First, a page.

Lewis Hamilton is on the cusp of a record eighth F1 world championship title – a feat never achieved before in F1 history. But after years of domination, for the first time since 2016, he finds himself locked in a high-stakes title battle. The season-long rivalry between Hamilton and Max Verstappen has been a treat for the fans, but it has also unearthed an important finding for the Briton – that after all these years at the very top of the game, his hunger to win is stronger than ever.
Hamilton vs Verstappen will go down as a title fight for the ages, echoing shades of Schumacher vs Hakkinen and even Senna vs Prost. But heading into 2021, it was a whole other story with Hamilton absolutely dominating the sport for years. We’ve seen him rewrite the history books; with his Russian GP win, he even became the first-ever F1 driver to score 100 wins.
And this battle may have just been what Hamilton needed in his career. It’s understandable why he is constantly questioned about his future in F1. When you’ve achieved so much, surely the motivation to win isn’t as resolute as it once was? During a brief media interaction with Autocar India, the Mercedes driver shed some light on how this year’s titanic battle has only fuelled him more.
“The close battle really has made a huge difference this year because what people maybe don’t know is when I was younger, that’s what I loved mostly. And I think that’s what fans love, when they see that close racing,” Hamilton explains.
“To see two teams so close in performance, it makes me happy because it means that I can make even more of a difference, even if it’s only that one percent difference with the split second decisions that you can make. So that super inspired me this year.”
“I’m fighting against youngsters who are passionate and hungry and I’m having to dig deeper all the time. To be able to raise the bar, you have to dig deeper. So no matter what battle it is, you just have to keep digging and pushing and never give up, and I love being reminded of that every weekend.”
It’s been a game of tug-of-war between Hamilton and Verstappen all season long, with the two constantly swapping places at the top of the standings. And the value of every single point isn’t lost on Hamilton, who describes this season as an “emotional roller-coaster.”
“One minute you’re in the lead of the championship and you feel great and the next minute you’re behind. And I’m conscious because I’ve lost a championship before by one point, so I know how valuable every single point is,” he says. “I’m literally driving on the edge of my seat and driving for my life, I’m giving it absolutely everything.”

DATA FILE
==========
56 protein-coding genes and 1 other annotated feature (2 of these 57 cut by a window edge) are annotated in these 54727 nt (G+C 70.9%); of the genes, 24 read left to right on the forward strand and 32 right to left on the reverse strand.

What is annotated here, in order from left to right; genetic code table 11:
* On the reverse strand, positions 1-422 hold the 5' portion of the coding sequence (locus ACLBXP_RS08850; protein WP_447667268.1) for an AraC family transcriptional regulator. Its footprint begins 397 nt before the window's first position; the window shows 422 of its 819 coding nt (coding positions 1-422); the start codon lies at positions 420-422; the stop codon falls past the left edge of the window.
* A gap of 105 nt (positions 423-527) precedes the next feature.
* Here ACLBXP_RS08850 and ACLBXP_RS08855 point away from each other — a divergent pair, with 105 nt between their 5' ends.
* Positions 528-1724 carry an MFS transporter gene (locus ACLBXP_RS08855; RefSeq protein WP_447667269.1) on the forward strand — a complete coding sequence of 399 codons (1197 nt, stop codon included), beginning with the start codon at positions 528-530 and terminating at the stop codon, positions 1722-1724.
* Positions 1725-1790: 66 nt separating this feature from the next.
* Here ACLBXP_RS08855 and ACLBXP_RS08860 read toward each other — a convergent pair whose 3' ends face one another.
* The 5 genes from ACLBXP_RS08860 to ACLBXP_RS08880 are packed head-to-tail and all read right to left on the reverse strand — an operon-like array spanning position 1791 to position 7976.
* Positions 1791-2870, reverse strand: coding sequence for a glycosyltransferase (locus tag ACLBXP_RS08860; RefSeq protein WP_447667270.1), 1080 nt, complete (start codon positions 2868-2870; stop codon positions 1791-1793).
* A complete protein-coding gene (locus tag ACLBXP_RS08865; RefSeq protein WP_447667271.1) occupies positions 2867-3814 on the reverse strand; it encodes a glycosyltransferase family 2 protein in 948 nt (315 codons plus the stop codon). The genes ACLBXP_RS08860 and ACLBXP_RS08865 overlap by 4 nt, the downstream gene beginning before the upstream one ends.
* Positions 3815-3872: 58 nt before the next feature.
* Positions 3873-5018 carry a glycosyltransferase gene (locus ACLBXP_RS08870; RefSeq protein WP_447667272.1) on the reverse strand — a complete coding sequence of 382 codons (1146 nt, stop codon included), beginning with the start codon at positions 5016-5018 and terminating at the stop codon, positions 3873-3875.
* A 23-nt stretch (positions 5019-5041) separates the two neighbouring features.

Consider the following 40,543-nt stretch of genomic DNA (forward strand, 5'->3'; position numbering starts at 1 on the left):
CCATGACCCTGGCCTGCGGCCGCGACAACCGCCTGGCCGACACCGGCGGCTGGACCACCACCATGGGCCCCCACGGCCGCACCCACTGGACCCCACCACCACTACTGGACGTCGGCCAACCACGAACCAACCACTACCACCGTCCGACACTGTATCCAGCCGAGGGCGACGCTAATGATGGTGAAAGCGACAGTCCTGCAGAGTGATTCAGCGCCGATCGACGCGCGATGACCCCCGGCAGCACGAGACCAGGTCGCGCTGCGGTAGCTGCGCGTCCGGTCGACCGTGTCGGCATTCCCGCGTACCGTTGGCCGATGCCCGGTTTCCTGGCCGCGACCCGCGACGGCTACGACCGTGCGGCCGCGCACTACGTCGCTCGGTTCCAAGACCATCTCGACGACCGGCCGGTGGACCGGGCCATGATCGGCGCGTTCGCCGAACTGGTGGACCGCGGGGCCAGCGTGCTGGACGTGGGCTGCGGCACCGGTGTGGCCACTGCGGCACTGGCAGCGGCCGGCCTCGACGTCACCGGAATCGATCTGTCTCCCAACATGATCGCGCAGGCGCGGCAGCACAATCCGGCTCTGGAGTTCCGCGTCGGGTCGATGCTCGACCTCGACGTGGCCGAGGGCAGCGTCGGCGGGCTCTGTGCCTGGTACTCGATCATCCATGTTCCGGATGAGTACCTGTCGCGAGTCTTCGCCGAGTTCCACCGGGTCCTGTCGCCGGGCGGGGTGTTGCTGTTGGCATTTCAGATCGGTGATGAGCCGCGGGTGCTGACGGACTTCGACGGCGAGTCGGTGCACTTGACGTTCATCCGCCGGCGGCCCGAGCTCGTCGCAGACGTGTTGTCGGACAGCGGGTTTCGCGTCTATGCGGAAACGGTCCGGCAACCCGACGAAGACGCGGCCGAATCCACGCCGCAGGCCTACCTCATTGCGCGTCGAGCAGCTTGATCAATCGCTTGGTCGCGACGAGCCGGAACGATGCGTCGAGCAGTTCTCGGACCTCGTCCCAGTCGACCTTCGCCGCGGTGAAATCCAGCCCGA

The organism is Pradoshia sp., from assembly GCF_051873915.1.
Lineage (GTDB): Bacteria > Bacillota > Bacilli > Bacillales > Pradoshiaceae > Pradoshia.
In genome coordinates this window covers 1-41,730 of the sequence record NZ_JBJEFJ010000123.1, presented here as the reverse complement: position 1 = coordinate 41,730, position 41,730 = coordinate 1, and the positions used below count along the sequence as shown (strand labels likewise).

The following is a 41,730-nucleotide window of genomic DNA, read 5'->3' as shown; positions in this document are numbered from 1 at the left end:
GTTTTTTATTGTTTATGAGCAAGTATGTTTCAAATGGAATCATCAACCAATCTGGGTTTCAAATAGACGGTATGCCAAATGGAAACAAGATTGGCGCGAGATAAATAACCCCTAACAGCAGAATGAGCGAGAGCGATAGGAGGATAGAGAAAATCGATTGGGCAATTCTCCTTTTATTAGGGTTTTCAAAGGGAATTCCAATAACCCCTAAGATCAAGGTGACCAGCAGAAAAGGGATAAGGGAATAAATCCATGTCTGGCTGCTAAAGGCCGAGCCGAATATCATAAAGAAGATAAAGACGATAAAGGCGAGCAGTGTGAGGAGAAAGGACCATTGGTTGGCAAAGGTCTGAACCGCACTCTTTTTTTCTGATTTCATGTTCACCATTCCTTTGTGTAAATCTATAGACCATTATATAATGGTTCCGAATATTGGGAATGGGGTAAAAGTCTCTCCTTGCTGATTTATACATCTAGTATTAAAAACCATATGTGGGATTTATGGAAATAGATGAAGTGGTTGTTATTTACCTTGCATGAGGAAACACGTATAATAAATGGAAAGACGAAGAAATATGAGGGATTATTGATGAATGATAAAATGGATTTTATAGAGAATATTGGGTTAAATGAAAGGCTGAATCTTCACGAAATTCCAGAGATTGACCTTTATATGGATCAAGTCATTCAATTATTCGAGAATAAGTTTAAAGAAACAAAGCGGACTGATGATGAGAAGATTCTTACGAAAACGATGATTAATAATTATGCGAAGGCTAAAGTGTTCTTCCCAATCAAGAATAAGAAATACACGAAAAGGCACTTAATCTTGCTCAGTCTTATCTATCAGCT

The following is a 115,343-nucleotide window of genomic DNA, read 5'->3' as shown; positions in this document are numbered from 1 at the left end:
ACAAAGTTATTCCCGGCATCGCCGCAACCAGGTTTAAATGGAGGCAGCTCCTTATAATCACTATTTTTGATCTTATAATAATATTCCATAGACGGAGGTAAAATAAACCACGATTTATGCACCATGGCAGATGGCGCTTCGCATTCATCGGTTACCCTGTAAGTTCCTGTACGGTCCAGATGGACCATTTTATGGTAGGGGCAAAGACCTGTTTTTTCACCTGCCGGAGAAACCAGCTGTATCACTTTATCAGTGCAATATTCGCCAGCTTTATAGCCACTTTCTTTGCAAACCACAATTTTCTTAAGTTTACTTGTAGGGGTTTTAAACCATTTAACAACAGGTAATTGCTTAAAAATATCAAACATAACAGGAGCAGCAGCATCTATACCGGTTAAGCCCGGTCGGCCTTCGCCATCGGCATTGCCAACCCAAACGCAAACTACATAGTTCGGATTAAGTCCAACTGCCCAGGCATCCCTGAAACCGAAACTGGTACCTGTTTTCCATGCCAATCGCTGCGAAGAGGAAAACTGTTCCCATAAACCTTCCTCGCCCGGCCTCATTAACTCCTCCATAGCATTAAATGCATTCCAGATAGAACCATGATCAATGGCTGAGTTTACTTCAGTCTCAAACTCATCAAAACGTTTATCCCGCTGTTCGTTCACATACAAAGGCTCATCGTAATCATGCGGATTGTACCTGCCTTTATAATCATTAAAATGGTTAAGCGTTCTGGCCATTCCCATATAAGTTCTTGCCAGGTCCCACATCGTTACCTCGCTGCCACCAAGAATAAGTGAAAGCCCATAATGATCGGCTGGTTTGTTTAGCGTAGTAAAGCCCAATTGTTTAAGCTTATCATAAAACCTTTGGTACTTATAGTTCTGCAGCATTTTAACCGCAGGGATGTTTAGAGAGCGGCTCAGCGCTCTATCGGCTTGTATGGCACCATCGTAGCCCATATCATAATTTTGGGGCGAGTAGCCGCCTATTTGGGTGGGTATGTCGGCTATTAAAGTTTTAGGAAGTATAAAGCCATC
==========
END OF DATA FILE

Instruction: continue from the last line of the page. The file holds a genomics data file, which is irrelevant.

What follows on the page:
In such a close battle, Hamilton believes its experience that could give him and Mercedes the upper hand: “I think what can make the difference is teamwork, it’s the passion, we hope it’s experience. It’s not the first time we, as a team, have been in this position, it’s not the first time I’ve been in this position. So I’m fairly relaxed, but I’m also super passionate and it’s crazy because I’ve been racing for so long!”
He points out the Turkish GP in particular, where he finished fifth after a late pit stop. Much of the post-race coverage focused on Hamilton’s apparent frustration with the team’s strategy, but he later clarified his radio outburst was in the heat of the moment.
“I was messaging Toto [Wolff, Mercedes F1 Team Principal] and I was like ‘what you see in the race when I speak out, that’s the fire in me, it’s as strong as ever’. How is that the case after all these years? But that’s a real positive sign and, for me, that’s key for my spirit, knowing that I still care that much. I still love what I do and I will not stop until we get this job done this year,” he states resolutely.
Mercedes have made tremendous gains on straight-line speed as the season progressed, and Hamilton took the time to highlight title partner Petronas’ role in helping the team maintain a competitive advantage. “It’s through sheer hard work, determination and focus, just fully driven on data and innovation. We have a little lab that’s at every race. Even on race weekends samples are constantly being taken from cars, and we are continuing to push the limits with our engine,” he explains.
Leaving a legacy
It isn’t just the on-track battles fuelling Hamilton. As F1’s first and only black driver, diversity has always been a topic close to his heart and he’s aware that he’s in a position to bring about genuine change beyond just the racetrack.
“These last two years have been really heavy in terms of the whole societal push for diversity and inclusion. That’s where a lot of my time and energy is going,” he says, referring to his Mission 44 charitable foundation that focuses on empowering and supporting youngsters from underrepresented groups across the UK.
“I’ve got this side project which I think is even more challenging and as time consuming as trying to win a world championship and even more important. So trying to find the balance between both of them has been a challenge,” he adds.
His advocacy for more diversity has also made Hamilton realise that “this is where I belong”.
“I’m finding things that make me happy, things that I love doing. Working on Mission 44 is something that really brings me joy. I love the fact that what I’m working on will have a tangible impact on young kids for the future and I’m already seeing it,” he explains.
“For example, my team has gone from three percent diversity last year to six percent already. In the next years, I expect to see the same steps; and the industry is also going on that road. So that brings me a lot of happiness and lets me know that this is where I belong and there is lots of work to do. Winning championships is a good thing, but actually impacting youngsters is way more rewarding than any championship can be.”
However, Hamilton is quick to switch back to competitive mode – “But also, we want the championship,” he quips.